The county health department this week released its first demographic profile of those who have tested positive for COVID-19 in Hancock County. The numbers are eye-opening.

As you would expect, fully a third of victims are at least 60 years old, and half are over 50. But one age group outstrips all the others, and it’s not who you would think.

It’s those 30 to 39 years old.

Because of shortcomings with testing, our total number of identified cases is a small sample size, and demographers would warn not to put much stock in it. But it does illustrate one important fact about the coronavirus outbreak.

COVID-19 isn’t targeting just older people. Its vector is everywhere.

Statewide, a look at the demographics bears this out. Starting at age 30, every 10-year age group has at least 14% of the confirmed cases, with those 50 to 59 years old making up the largest portion, at 19%. Even setting aside all the variables on how we’re testing people, younger Hoosiers still have a stout share of the infections.

Dr. Sandra Aspy, the Hancock County health officer, said that might be more troubling than it looks. Members of the 30-39 age group are more likely to be interacting with both younger people and those who are older, such as parents and grandparents.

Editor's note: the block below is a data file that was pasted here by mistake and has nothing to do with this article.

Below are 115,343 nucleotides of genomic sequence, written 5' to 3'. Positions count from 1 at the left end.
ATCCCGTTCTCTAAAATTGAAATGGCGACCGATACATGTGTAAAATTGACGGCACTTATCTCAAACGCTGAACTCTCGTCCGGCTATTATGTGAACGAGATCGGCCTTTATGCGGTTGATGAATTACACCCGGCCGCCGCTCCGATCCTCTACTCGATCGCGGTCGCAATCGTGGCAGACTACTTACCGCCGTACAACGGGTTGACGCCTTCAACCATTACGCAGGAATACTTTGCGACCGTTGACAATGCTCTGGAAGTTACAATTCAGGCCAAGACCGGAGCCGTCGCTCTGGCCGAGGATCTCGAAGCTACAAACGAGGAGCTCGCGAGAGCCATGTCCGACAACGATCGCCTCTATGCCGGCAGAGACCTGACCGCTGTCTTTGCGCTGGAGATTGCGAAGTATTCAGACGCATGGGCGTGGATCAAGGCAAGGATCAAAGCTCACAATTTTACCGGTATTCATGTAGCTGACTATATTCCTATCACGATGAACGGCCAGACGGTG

“To me, that would be the group that would be the most likely to… expose it to our more vulnerable groups,” Aspy told the Daily Reporter’s Mitchell Kirk for a story earlier this week. “To me, that’s why that breakdown is significant. I hate to say it, but maybe that’s a group that still has to work and maybe not being as good about social distancing as they could be.”

By “vulnerable groups,” Aspy was referring to older people, who are at risk of getting very sick with COVID-19 and who so far make up a hugely disproportionate share of deaths in Indiana.

Those 50 and older make up 58% of Indiana’s cases so far. They make up 98% of the deaths, according to the state health department’s figures from earlier this week.

The message in the local numbers — even if they prove to be an anomaly as more data accumulates — is straightforward: Anyone can harbor this disease. Experts say younger people might not ever show symptoms. But they can shed the virus, to be picked up by someone who might not be so fortunate.

That’s an important reminder.
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